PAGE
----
Infighting at the Yorkshire-based Brontë Society led to “furious exchanges” between “warring factions” at the organisation's a.g.m over the weekend.
The society’s new honorary president, Dame Judi Dench, was absent from the annual meeting, which was held on Saturday (11th June) at the West Lane Baptist church in Haworth, Yorkshire, across the road from the Brontë Parsonage Museum, according to the Express. However, it emerged that three people have resigned from the society over the last year.
The row, which has now gone on for two years, was sparked by mixed views between modernists and traditionalists over the direction the society should take to keep in step with the 21st century and to attract new members. Modernists, who include the society's new chairman John Thirlwell and treasurer Rev Peter Mayo-Smith, are keen to make the organisation more business-minded, with more rules. This prompted one unnamed audience member to shout during the meeting: “When I read all these rules and regulations I felt like I had come into the Stasi. We need fresh air and openness.”
The a.g.m. saw vice president Patsy Stoneman assert her authority in Dame Judi’s absence by telling someone shouting for former chairman Alexandra Lesley to be allowed to speak, that he would be asked to leave the room if he "continued in this manner". The man had reportedly been "screaming" the words “let her finish” over and over, after Lesley was cut off after the three-minute time-limit by Stoneman. Lesley said: "I may have had my three minutes but I have not had my say."
Lesley, who left her post after just six months, said during the meeting she had resigned because "I felt there had been a lot of bad behaviour".
"We have a long history of arguments and a lot of the time feelings are left to fester because they are not properly explained," she said.
In the last year, the society's president, chairman and executive director, along with “almost half” its trustees, have resigned over the tensions, according to the Times.
Members were left frustrated over a lack of explanation for the recent departures after being told "you'll have to ask them". One member, Richard Wilcox, said: "I'm looking at this big swathe of resignations and wondering why is this? Why have so many people resigned? It's not entirely a mystery but can we have an explanation?"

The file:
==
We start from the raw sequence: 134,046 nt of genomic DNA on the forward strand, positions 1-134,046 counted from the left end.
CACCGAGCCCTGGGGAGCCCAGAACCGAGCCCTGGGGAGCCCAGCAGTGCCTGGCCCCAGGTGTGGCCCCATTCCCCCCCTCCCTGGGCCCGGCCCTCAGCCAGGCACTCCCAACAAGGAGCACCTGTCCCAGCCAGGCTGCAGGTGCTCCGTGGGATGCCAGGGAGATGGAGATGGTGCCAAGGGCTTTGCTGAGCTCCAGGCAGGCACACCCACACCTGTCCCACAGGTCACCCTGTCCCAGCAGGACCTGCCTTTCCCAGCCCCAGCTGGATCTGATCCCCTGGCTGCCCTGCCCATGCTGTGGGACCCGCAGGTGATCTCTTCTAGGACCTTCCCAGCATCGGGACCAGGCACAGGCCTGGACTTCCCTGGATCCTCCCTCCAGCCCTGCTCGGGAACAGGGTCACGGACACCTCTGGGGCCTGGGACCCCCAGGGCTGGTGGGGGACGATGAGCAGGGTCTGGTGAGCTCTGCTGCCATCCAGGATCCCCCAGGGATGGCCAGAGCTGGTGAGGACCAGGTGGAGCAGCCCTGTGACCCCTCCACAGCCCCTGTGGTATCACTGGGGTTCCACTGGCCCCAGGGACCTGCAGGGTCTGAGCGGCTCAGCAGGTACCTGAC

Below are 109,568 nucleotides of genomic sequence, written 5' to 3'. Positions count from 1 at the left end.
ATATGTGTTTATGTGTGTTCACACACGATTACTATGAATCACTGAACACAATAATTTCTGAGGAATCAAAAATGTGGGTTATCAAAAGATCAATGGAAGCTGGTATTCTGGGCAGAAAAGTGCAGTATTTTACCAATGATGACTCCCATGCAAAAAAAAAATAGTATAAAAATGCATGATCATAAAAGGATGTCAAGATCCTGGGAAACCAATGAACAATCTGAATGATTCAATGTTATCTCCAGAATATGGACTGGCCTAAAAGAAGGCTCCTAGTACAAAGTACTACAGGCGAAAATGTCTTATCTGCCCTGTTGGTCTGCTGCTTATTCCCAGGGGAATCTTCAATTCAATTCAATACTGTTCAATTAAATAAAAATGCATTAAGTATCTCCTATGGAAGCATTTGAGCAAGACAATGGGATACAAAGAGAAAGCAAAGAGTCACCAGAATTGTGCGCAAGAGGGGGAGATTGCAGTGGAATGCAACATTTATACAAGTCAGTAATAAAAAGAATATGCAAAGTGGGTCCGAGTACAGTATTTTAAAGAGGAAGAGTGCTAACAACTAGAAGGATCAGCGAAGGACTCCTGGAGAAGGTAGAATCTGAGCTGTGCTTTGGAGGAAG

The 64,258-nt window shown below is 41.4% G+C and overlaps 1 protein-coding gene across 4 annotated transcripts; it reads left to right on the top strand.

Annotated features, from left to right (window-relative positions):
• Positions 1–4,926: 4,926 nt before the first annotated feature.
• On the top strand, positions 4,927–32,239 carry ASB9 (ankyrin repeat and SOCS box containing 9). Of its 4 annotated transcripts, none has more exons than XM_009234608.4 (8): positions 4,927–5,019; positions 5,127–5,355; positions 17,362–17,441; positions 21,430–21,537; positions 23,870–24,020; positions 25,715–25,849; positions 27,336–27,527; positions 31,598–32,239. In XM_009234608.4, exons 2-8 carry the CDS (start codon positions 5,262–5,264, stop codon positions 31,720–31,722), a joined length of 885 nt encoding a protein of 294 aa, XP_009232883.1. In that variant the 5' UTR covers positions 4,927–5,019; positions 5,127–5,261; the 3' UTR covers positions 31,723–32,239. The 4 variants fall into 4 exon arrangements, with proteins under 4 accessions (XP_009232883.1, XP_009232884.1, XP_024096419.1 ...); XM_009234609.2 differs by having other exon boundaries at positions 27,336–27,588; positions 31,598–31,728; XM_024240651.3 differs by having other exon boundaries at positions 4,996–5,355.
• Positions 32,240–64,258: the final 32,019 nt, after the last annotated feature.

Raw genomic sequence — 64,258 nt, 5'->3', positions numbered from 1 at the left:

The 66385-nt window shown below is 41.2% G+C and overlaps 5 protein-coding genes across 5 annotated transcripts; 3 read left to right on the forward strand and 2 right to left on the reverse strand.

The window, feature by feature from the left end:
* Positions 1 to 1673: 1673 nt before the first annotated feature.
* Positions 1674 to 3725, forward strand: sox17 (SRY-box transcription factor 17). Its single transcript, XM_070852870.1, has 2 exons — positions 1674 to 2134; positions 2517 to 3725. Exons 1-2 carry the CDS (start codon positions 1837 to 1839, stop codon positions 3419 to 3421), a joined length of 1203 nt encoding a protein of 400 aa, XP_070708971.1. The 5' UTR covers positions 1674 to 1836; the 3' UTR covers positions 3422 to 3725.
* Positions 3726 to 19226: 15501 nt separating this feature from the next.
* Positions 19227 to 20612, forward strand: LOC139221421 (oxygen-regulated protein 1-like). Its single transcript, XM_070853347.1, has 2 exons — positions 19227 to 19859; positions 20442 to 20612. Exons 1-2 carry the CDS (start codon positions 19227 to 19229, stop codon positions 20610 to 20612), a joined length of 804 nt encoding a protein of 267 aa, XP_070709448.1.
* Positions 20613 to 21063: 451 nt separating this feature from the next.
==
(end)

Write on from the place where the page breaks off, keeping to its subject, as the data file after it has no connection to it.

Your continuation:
Former president of the society Bonnie Greer resigned at last year’s a.g.m. in June amid an "internal feud" over how to preserve the Brontës' legacy. During 2015's a.g.m. she was forced to use the heel of her Jimmy Choo shoe as a gavel to keep order, tweeting afterwards: "Lot of Council gone because for many last year has not been fun. Thus my Jimmy Choos. Levity desperately needed".
When Sunday Express journalist Mark Branagan - also a member of the society - was spotted writing notes during the a.g.m., a vote was further held to decide whether or not he could remain. The society allowed him to stay, after a vote of 56 to 46, despite the “conflict of interest” it presented to the society’s treasurer, Rev Mayo-Smith, who maintained the meeting was private.
Mayo-Smith told the Times yesterday that it was only "a very small minority” at this year's a.g.m. who caused the disruption and that he thought his presentation "went down very well”, adding, "I’m excited for the future”.
Thirlwell, Brontë Society chair, told The Bookseller the exchanges reported on formed a “small part of an otherwise informative and constructive meeting”.
He said: “The trustees were pleased to report that celebrations surrounding Charlotte Brontë’s bicentenary have met with great success and visitor numbers, audience figures and membership are on the increase.”
He added that an executive director had recently taken up post at the museum in Haworth and partnerships with both the local community and other arts organisations “continue to be forged”.
“It’s an exciting time for the society and we remain committed to developing the organisation and sharing the story of the extraordinary and inspirational Brontë family with audiences across the globe,” he said.
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